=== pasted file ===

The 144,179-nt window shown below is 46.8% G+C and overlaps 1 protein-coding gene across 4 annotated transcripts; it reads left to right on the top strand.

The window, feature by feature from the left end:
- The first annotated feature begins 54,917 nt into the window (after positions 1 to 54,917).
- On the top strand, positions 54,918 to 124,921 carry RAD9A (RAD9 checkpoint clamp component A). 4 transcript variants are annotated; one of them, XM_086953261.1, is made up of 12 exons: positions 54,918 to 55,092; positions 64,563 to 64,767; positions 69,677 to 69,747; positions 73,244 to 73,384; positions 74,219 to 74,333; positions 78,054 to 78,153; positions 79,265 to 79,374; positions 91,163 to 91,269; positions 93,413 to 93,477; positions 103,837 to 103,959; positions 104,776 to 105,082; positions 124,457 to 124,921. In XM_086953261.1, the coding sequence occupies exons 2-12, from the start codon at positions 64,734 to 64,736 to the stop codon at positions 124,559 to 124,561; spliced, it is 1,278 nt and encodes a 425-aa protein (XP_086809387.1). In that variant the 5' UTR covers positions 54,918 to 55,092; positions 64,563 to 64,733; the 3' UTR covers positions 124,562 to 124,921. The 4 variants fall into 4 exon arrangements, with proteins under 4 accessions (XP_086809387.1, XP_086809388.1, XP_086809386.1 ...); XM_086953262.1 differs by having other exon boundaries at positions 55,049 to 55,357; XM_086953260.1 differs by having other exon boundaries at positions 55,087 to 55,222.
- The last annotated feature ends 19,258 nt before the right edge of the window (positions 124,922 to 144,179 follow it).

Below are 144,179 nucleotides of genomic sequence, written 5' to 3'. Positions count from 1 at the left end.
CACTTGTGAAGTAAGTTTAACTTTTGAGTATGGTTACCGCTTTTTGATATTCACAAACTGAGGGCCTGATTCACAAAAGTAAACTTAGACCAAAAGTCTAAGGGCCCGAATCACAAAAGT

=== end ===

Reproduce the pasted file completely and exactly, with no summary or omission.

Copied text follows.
The 144,179-nt window shown below is 46.8% G+C and overlaps 1 protein-coding gene across 4 annotated transcripts; it reads left to right on the top strand.

The window, feature by feature from the left end:
- The first annotated feature begins 54,917 nt into the window (after positions 1 to 54,917).
- On the top strand, positions 54,918 to 124,921 carry RAD9A (RAD9 checkpoint clamp component A). 4 transcript variants are annotated; one of them, XM_086953261.1, is made up of 12 exons: positions 54,918 to 55,092; positions 64,563 to 64,767; positions 69,677 to 69,747; positions 73,244 to 73,384; positions 74,219 to 74,333; positions 78,054 to 78,153; positions 79,265 to 79,374; positions 91,163 to 91,269; positions 93,413 to 93,477; positions 103,837 to 103,959; positions 104,776 to 105,082; positions 124,457 to 124,921. In XM_086953261.1, the coding sequence occupies exons 2-12, from the start codon at positions 64,734 to 64,736 to the stop codon at positions 124,559 to 124,561; spliced, it is 1,278 nt and encodes a 425-aa protein (XP_086809387.1). In that variant the 5' UTR covers positions 54,918 to 55,092; positions 64,563 to 64,733; the 3' UTR covers positions 124,562 to 124,921. The 4 variants fall into 4 exon arrangements, with proteins under 4 accessions (XP_086809387.1, XP_086809388.1, XP_086809386.1 ...); XM_086953262.1 differs by having other exon boundaries at positions 55,049 to 55,357; XM_086953260.1 differs by having other exon boundaries at positions 55,087 to 55,222.
- The last annotated feature ends 19,258 nt before the right edge of the window (positions 124,922 to 144,179 follow it).

Below are 144,179 nucleotides of genomic sequence, written 5' to 3'. Positions count from 1 at the left end.
CACTTGTGAAGTAAGTTTAACTTTTGAGTATGGTTACCGCTTTTTGATATTCACAAACTGAGGGCCTGATTCACAAAAGTAAACTTAGACCAAAAGTCTAAGGGCCCGAATCACAAAAGT